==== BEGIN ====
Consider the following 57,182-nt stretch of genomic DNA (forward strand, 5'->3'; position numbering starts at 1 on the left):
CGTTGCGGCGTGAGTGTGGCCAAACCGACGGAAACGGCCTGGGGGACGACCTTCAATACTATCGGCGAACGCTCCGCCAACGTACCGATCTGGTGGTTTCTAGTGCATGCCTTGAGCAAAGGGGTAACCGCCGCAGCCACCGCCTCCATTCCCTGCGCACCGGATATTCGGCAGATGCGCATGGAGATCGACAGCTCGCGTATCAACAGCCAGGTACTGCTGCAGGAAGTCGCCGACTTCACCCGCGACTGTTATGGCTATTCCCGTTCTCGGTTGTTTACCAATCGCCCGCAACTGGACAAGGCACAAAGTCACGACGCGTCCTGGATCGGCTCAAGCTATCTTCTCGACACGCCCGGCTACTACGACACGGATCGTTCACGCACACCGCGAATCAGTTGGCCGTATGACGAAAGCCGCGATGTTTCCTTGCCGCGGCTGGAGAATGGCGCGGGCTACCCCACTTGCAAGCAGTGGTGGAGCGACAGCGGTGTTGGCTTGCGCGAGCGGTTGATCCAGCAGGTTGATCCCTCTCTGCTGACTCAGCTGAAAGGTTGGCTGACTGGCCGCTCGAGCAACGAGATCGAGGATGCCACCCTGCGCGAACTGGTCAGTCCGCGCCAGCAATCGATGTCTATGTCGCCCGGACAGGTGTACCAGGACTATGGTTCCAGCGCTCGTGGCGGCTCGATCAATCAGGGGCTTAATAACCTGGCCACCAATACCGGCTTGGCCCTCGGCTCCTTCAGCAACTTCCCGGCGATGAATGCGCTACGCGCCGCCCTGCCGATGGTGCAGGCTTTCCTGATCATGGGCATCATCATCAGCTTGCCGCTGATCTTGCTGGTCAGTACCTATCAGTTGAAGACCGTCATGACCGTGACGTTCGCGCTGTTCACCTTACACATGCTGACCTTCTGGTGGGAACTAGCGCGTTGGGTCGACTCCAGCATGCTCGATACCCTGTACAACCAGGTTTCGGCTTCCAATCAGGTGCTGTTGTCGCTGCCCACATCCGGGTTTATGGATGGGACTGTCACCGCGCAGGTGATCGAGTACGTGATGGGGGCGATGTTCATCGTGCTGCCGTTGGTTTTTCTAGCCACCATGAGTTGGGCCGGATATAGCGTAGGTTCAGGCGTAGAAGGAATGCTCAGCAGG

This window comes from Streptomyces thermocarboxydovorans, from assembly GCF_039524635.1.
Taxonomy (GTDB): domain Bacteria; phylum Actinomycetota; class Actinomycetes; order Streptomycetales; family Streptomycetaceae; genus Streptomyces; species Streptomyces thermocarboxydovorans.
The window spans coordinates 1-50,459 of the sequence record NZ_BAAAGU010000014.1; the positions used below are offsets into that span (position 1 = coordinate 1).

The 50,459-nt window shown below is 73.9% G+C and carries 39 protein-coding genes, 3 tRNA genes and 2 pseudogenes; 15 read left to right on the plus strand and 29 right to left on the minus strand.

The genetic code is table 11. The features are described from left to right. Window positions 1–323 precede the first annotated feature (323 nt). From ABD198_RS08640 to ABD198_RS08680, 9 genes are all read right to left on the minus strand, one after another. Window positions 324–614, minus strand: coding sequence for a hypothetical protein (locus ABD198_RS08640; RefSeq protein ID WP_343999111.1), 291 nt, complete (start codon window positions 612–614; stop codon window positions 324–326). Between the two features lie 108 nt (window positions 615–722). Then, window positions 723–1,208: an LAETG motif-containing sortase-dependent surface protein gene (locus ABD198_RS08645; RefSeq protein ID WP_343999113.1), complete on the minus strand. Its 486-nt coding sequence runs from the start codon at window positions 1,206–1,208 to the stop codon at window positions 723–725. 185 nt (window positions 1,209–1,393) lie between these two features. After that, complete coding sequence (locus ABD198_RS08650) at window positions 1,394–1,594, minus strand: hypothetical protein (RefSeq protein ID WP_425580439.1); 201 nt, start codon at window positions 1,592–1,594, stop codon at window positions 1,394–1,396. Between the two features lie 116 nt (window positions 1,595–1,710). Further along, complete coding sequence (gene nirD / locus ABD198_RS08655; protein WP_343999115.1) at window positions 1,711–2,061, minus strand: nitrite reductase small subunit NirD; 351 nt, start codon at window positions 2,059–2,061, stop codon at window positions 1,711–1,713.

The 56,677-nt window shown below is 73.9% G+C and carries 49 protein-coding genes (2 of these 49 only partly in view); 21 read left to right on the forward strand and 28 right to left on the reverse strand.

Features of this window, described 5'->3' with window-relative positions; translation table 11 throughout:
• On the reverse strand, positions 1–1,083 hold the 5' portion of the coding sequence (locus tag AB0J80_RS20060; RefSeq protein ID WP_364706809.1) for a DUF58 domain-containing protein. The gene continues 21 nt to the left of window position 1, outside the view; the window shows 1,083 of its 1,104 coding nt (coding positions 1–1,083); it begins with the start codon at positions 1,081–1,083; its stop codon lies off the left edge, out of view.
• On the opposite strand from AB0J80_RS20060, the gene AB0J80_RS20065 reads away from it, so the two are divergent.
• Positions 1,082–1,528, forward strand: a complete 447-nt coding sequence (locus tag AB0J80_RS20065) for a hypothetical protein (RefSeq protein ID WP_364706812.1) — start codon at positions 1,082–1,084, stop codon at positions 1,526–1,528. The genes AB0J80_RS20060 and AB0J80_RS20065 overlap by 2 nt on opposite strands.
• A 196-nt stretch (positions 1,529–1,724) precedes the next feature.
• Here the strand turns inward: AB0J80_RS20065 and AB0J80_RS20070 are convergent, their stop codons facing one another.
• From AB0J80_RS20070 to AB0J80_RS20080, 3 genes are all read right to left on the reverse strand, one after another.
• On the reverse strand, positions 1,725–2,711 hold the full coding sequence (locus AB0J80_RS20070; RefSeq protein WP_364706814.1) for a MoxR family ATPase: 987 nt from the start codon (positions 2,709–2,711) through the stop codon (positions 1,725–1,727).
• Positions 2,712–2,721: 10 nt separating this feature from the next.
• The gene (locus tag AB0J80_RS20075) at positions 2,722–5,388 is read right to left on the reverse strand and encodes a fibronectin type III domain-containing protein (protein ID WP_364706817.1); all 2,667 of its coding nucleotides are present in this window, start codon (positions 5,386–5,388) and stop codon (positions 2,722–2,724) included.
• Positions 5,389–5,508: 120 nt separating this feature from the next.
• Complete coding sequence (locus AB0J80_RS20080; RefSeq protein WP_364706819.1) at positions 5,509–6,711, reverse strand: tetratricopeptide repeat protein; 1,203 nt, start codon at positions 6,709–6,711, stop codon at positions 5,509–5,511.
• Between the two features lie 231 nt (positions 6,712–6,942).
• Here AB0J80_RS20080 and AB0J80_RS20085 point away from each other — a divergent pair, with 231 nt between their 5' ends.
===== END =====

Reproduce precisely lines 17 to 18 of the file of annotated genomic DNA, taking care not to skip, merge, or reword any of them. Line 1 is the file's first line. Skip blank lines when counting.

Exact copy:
• Positions 2,712–2,721: 10 nt separating this feature from the next.
• The gene (locus tag AB0J80_RS20075) at positions 2,722–5,388 is read right to left on the reverse strand and encodes a fibronectin type III domain-containing protein (protein ID WP_364706817.1); all 2,667 of its coding nucleotides are present in this window, start codon (positions 5,386–5,388) and stop codon (positions 2,722–2,724) included.